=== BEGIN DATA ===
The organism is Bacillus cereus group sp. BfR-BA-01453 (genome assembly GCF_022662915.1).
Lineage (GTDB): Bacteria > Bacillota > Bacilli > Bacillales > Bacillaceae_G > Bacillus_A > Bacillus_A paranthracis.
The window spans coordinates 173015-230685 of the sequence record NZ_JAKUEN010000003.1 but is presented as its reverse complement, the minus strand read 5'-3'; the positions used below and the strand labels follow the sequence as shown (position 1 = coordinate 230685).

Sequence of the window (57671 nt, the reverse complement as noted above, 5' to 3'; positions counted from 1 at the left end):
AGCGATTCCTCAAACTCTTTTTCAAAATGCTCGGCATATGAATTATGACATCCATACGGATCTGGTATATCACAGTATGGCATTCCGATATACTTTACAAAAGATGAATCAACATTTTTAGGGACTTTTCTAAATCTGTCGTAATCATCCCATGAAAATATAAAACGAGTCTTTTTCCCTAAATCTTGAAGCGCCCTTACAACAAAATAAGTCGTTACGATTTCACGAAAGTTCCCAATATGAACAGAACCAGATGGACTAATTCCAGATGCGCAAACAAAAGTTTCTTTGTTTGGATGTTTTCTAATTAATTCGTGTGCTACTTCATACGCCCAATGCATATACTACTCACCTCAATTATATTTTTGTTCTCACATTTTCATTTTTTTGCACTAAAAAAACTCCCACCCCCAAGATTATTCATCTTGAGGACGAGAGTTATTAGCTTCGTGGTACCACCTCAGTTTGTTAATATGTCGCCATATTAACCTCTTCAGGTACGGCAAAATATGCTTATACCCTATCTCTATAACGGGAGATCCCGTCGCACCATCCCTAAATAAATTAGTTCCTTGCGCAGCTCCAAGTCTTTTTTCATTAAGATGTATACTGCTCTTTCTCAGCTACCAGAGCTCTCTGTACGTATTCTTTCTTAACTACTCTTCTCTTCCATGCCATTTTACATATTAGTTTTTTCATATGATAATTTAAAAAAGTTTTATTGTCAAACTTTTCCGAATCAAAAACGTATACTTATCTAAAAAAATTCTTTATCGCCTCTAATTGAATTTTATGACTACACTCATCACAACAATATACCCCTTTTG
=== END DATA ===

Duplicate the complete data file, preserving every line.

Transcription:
The organism is Bacillus cereus group sp. BfR-BA-01453 (genome assembly GCF_022662915.1).
Lineage (GTDB): Bacteria > Bacillota > Bacilli > Bacillales > Bacillaceae_G > Bacillus_A > Bacillus_A paranthracis.
The window spans coordinates 173015-230685 of the sequence record NZ_JAKUEN010000003.1 but is presented as its reverse complement, the minus strand read 5'-3'; the positions used below and the strand labels follow the sequence as shown (position 1 = coordinate 230685).

Sequence of the window (57671 nt, the reverse complement as noted above, 5' to 3'; positions counted from 1 at the left end):
AGCGATTCCTCAAACTCTTTTTCAAAATGCTCGGCATATGAATTATGACATCCATACGGATCTGGTATATCACAGTATGGCATTCCGATATACTTTACAAAAGATGAATCAACATTTTTAGGGACTTTTCTAAATCTGTCGTAATCATCCCATGAAAATATAAAACGAGTCTTTTTCCCTAAATCTTGAAGCGCCCTTACAACAAAATAAGTCGTTACGATTTCACGAAAGTTCCCAATATGAACAGAACCAGATGGACTAATTCCAGATGCGCAAACAAAAGTTTCTTTGTTTGGATGTTTTCTAATTAATTCGTGTGCTACTTCATACGCCCAATGCATATACTACTCACCTCAATTATATTTTTGTTCTCACATTTTCATTTTTTTGCACTAAAAAAACTCCCACCCCCAAGATTATTCATCTTGAGGACGAGAGTTATTAGCTTCGTGGTACCACCTCAGTTTGTTAATATGTCGCCATATTAACCTCTTCAGGTACGGCAAAATATGCTTATACCCTATCTCTATAACGGGAGATCCCGTCGCACCATCCCTAAATAAATTAGTTCCTTGCGCAGCTCCAAGTCTTTTTTCATTAAGATGTATACTGCTCTTTCTCAGCTACCAGAGCTCTCTGTACGTATTCTTTCTTAACTACTCTTCTCTTCCATGCCATTTTACATATTAGTTTTTTCATATGATAATTTAAAAAAGTTTTATTGTCAAACTTTTCCGAATCAAAAACGTATACTTATCTAAAAAAATTCTTTATCGCCTCTAATTGAATTTTATGACTACACTCATCACAACAATATACCCCTTTTG